While Strasburg is pretty much doing worse across the board, he's really getting killed with guys on base. He didn't have that issue last year. Do they give him enough reps on the side from the stretch to know that those mechanics are sound? I guess I'll have to hunt around to see pitch usage to see if there's a different pattern. I thought and still think that he needs to throw inside more. He just gets too many hits off "pitcher's" pitches to suit me. There's tipping your cap, and tipping your approach. Since he doesn't throw 100 anymore, he should stop worrying about hurting someone.

Froggy said...

Thanks Harper for 'calling it' on May 26th...now you've done (jinxed) it!

As for the whole Strasburg conversation has anyone done any digging into if there is any correlation / coincidence to his performance and who is behind the plate calling pitches? I'd be curious to know as it (insert italics since I dont know how) seems like he does better with Lobaton behind the dish.

Also, I too hate the 'all in' talk every year...as it seems like the Cardinals manage to be make it to the playoffs without the corresponding 'sky is falling if we don't make the big trade' now conversation.

Eric said...

It's so nice of you guys to humor Mr. Waugh, he seems so badly to need entertaining!

KW said...

I agree that a *healthy* Rendon would be the best midseason acquisition possible. We'll see how the bench starts shaking out when he and Werth get back. The thought with Zobrist is that he could play pretty much anywhere - INF, OF, 1B.

I'm also on board with seeing what we've got in Janssen before making a move like Clippard. The jury is still out on Treinen as a late-innings guy as well. Grace looks solid. Solis flashed brilliance and disappeared soon thereafter, keeping with his career MO. My point was more that Clippard is very likely going to be available . . . for someone.

Anonymous said...

More than anything stras needs time to pitch through whatever is going on with him... However, doesn't he profile as a truly monster bullpen ace?

If fister comes back OK and roark keeps cooking why not use stras as a fireman in high leverage as well as a multi inning guy to get to the closer (or even as a 2-3 inning finisher).

If stras pitched 120-130 innings a year out of the bullpen (right in line with what Rollie fingers pitched) he is still a very valuable player.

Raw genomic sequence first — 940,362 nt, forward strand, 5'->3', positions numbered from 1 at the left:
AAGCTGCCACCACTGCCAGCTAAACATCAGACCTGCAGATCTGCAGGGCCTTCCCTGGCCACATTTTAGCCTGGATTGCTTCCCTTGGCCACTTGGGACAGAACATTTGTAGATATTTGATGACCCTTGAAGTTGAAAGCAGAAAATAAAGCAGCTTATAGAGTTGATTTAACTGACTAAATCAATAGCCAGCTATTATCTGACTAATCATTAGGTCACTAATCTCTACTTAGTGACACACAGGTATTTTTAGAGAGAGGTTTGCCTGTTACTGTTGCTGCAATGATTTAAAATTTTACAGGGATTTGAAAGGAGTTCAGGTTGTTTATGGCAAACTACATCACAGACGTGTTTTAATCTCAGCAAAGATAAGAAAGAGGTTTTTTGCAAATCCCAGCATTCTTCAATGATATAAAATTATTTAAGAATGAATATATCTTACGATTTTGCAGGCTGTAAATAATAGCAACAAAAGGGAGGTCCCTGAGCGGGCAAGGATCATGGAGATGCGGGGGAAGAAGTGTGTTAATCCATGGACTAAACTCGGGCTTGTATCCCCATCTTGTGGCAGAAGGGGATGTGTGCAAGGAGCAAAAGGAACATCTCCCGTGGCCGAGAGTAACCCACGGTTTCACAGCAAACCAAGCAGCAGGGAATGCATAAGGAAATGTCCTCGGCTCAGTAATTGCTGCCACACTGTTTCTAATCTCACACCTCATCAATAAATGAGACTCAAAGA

Froggy said...
This comment has been removed by the author.
J. Henry Waugh said...

Yes, we shall never stir up the pot! Anyway, after the great young pitcher Damon Rutherford died, things just haven't been the same for me.

J. Henry Waugh said...

@bjd @wiredhk. If Harper were trying to make a point about Storen's effectiveness in the playoff's, why would he have written a column about it in late April? My point is that he's been ice cold since. Including plenty of one-run games he's easily the NL's dominant reliever right now. Hey, I love Harper, but I love to give a genius sh** every now and then. I find his statistics fascinating and enlightening, but sometimes you just have to sit back an realize that the cream always rises to the top.

WiredHK said...

J. Henry Waugh, Prop. - Fair, you disliked the timing of the piece. But I think the point in the writing was pretty spot on. I don't have any issue with giving Harper some sh** now and then - just looked like your tone was over the top compared to what he actually wrote...

Also (not related to you, Waugh), Barrett...bullpen...that felt a lot like an October preview. I realize they just won several close games in a row so I don't want to overreact but Barrett in critical spots just makes me nervous.

Anonymous said...

It's amazing how the Nats have staged such a nifty rise out the April depths without Werth and Rendon in the lineup. Measured by OPS, they were our two best hitters last year. So who goes back to the minors when they come up? And who sits?

Difo goes back, of course. Taylor needs ABs in AAA, lest too much time on the bench sap his confidence. He can come back in Sept. Escobar sits.

Is it too early to ask what is going on with Zimm?